Unified power quality conditioners ( UPQC)

Unified power quality conditioners (UPQC), also known as universal active filters, are among the most suitable devices to improve power quality. A combination of series and shunt active filters form the basis of all UPQCs. The series active filter suppresses and isolates voltage-based distortions such as voltage harmonics, voltage unbalance, voltage flicker, and voltage sag and swell. The shunt active filter cancels current-based distortions such as current harmonics, load unbalance, and neutral current. At the same time, it compensates the reactive current of the load.

Fig. 2: UPQC filter circuit [2].

The series active filter works as a sinusoidal current source in phase with the input voltage, drawing sinusoidal and balanced input currents with low total harmonic distortion from the utility. The parallel active filter works as a sinusoidal voltage source in phase with the input voltage, providing regulated and sinusoidal output voltages with low harmonic distortion. The two converters are interconnected by means of a DC Bus. Fig. 2 gives an example of such a UPQC.

Line interactive series parallal converter (LISP) UPS

In the UPS configuration, a battery pack is used as the power source on the DC bus. This battery supplies the load when the input voltage is out of the specific range or shuts down. When the AC supply is within the pre-set tolerance, most of the power is supplied directly from the AC line to the load. Only a small portion of the total power, usually up to 15%, flows through the series and parallel converters. This power is needed to compensate for any differences between the input and the output voltages and to improve the power factor of the system. At the same time, the parallel inverter draws the fundamental current to charge the battery.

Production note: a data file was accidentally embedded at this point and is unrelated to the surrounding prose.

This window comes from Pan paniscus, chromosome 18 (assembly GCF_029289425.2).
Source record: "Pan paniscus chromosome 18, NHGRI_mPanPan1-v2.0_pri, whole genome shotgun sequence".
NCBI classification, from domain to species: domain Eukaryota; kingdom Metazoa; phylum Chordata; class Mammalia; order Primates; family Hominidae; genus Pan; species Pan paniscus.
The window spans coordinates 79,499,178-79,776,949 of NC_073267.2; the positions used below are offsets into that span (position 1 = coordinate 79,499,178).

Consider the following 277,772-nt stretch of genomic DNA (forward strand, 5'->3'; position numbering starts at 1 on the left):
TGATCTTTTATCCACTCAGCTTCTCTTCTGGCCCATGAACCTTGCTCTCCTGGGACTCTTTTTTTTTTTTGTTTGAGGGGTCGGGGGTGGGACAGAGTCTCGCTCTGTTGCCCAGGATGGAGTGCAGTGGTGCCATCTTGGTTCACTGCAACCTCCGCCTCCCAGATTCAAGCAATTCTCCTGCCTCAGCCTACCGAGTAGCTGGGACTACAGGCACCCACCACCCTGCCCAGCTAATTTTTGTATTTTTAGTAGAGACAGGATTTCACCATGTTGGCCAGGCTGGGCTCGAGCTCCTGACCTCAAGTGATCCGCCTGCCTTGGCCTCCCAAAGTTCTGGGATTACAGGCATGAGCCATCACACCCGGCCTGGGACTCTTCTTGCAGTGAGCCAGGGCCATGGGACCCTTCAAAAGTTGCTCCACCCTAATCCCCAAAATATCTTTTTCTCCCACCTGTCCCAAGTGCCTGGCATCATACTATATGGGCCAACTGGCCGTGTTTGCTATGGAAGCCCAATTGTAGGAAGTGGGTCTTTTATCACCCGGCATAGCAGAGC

On the other hand, when the input voltage shuts down, the static switch separates the source and the load. In this operating mode, the parallel converter acts as a DC/AC converter (called an inverter) and supplies the load from the battery pack. Since an important portion of the power flows from the AC line to the load without any conversion, the efficiency is higher than that of a double conversion on line UPS system. Having eliminated the main drawback of double-conversion UPS systems, the series-parallel UPS topology appears to be a strong competitor in many UPS applications [3].